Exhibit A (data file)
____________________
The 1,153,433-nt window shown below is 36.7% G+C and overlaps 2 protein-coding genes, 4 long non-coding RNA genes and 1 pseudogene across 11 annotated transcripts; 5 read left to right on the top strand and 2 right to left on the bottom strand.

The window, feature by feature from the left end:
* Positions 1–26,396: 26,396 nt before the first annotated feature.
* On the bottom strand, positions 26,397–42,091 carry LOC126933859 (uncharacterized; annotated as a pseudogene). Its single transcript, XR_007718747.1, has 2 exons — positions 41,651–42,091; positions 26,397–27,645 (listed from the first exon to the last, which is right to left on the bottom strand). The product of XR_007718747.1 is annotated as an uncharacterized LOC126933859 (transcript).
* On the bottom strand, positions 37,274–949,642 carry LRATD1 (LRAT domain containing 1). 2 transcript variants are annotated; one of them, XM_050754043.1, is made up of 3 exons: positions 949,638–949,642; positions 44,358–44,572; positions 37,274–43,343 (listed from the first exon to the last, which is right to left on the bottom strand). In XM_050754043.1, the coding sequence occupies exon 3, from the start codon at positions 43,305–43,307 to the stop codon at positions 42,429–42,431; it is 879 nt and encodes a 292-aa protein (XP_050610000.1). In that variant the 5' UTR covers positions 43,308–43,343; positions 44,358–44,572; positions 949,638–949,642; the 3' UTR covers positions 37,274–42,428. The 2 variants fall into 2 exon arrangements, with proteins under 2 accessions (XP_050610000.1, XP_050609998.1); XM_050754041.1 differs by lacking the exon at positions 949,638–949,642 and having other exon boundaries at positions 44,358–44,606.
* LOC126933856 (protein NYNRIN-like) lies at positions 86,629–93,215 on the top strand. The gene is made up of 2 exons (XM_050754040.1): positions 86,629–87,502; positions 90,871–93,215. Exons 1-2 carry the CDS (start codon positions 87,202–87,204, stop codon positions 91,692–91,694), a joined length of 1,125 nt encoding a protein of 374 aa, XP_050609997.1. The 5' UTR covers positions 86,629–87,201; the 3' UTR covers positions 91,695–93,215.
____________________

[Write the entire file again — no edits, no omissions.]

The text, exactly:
The 1,153,433-nt window shown below is 36.7% G+C and overlaps 2 protein-coding genes, 4 long non-coding RNA genes and 1 pseudogene across 11 annotated transcripts; 5 read left to right on the top strand and 2 right to left on the bottom strand.

The window, feature by feature from the left end:
* Positions 1–26,396: 26,396 nt before the first annotated feature.
* On the bottom strand, positions 26,397–42,091 carry LOC126933859 (uncharacterized; annotated as a pseudogene). Its single transcript, XR_007718747.1, has 2 exons — positions 41,651–42,091; positions 26,397–27,645 (listed from the first exon to the last, which is right to left on the bottom strand). The product of XR_007718747.1 is annotated as an uncharacterized LOC126933859 (transcript).
* On the bottom strand, positions 37,274–949,642 carry LRATD1 (LRAT domain containing 1). 2 transcript variants are annotated; one of them, XM_050754043.1, is made up of 3 exons: positions 949,638–949,642; positions 44,358–44,572; positions 37,274–43,343 (listed from the first exon to the last, which is right to left on the bottom strand). In XM_050754043.1, the coding sequence occupies exon 3, from the start codon at positions 43,305–43,307 to the stop codon at positions 42,429–42,431; it is 879 nt and encodes a 292-aa protein (XP_050610000.1). In that variant the 5' UTR covers positions 43,308–43,343; positions 44,358–44,572; positions 949,638–949,642; the 3' UTR covers positions 37,274–42,428. The 2 variants fall into 2 exon arrangements, with proteins under 2 accessions (XP_050610000.1, XP_050609998.1); XM_050754041.1 differs by lacking the exon at positions 949,638–949,642 and having other exon boundaries at positions 44,358–44,606.
* LOC126933856 (protein NYNRIN-like) lies at positions 86,629–93,215 on the top strand. The gene is made up of 2 exons (XM_050754040.1): positions 86,629–87,502; positions 90,871–93,215. Exons 1-2 carry the CDS (start codon positions 87,202–87,204, stop codon positions 91,692–91,694), a joined length of 1,125 nt encoding a protein of 374 aa, XP_050609997.1. The 5' UTR covers positions 86,629–87,201; the 3' UTR covers positions 91,695–93,215.